Artwork by Ana Kova
What can particles tell us about the cosmos?
The minuscule and the immense can reveal quite a bit about each other.
In particle physics, scientists study the properties of the smallest bits of matter and how they interact. Another branch of physics—astrophysics—creates and tests theories about what’s happening across our vast universe.
While particle physics and astrophysics appear to focus on opposite ends of a spectrum, scientists in the two fields actually depend on one another. Several current lines of inquiry link the very large to the very small.
The seeds of cosmic structure
For one, particle physicists and astrophysicists both ask questions about the growth of the early universe.
In her office at Stanford University, Eva Silverstein explains her work parsing the mathematical details of the fastest period of that growth, called cosmic inflation.
“To me, the subject is particularly interesting because you can understand the origin of structure in the universe,” says Silverstein, a professor of physics at Stanford and the Kavli Institute for Particle Astrophysics and Cosmology. “This paradigm known as inflation accounts for the origin of structure in the most simple and beautiful way a physicist can imagine.”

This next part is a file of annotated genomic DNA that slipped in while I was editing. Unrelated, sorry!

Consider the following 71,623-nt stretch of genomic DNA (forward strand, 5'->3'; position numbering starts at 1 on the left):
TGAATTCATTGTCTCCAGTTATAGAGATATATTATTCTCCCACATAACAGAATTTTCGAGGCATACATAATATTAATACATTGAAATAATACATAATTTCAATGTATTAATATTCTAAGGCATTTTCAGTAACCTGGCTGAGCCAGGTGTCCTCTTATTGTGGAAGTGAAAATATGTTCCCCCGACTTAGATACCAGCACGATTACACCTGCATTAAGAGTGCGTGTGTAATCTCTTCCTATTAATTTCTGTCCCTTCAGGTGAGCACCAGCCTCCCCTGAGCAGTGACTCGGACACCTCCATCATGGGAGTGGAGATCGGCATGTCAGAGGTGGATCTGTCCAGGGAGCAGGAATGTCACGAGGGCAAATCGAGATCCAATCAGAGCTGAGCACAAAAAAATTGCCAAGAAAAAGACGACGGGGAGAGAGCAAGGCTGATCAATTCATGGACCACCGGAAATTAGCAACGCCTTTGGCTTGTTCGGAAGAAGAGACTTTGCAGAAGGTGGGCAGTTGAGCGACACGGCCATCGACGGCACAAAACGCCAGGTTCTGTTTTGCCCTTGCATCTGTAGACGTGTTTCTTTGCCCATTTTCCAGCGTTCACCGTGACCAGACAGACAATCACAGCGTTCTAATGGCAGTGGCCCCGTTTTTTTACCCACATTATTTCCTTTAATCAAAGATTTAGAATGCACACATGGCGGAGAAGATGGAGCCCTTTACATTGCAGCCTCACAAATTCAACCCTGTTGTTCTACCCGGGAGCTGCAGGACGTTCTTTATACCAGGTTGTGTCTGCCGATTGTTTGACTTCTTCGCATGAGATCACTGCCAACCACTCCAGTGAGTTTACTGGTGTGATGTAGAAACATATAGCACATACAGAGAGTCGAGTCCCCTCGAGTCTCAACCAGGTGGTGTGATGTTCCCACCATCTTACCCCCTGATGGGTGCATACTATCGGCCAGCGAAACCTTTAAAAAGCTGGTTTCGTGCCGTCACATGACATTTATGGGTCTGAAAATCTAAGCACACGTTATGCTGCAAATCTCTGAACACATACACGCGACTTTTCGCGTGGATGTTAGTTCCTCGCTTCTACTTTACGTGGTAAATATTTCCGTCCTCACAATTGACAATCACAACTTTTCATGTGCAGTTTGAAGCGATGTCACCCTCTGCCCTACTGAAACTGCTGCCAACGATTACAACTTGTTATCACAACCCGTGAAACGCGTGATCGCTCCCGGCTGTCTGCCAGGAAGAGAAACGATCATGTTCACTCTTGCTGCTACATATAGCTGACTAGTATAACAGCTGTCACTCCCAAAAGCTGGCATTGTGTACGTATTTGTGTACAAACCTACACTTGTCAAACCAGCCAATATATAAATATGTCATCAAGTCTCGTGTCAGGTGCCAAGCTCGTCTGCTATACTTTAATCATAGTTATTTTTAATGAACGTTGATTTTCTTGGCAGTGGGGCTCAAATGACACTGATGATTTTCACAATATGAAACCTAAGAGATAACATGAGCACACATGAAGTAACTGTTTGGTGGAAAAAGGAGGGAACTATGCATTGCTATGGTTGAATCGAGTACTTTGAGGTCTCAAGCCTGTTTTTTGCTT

Scientists think that after the Big Bang, the universe cooled, and particles began to combine into hydrogen atoms. This process released previously trapped photons—elementary particles of light.
The glow from that light, called the cosmic microwave background, lingers in the sky today. Scientists measure different characteristics of the cosmic microwave background to learn more about what happened in those first moments after the Big Bang.
According to scientists’ models, a pattern that first formed on the subatomic level eventually became the underpinning of the structure of the entire universe. Places that were dense with subatomic particles—or even just virtual fluctuations of subatomic particles—attracted more and more matter. As the universe grew, these areas of density became the locations where galaxies and galaxy clusters formed. The very small grew up to be the very large.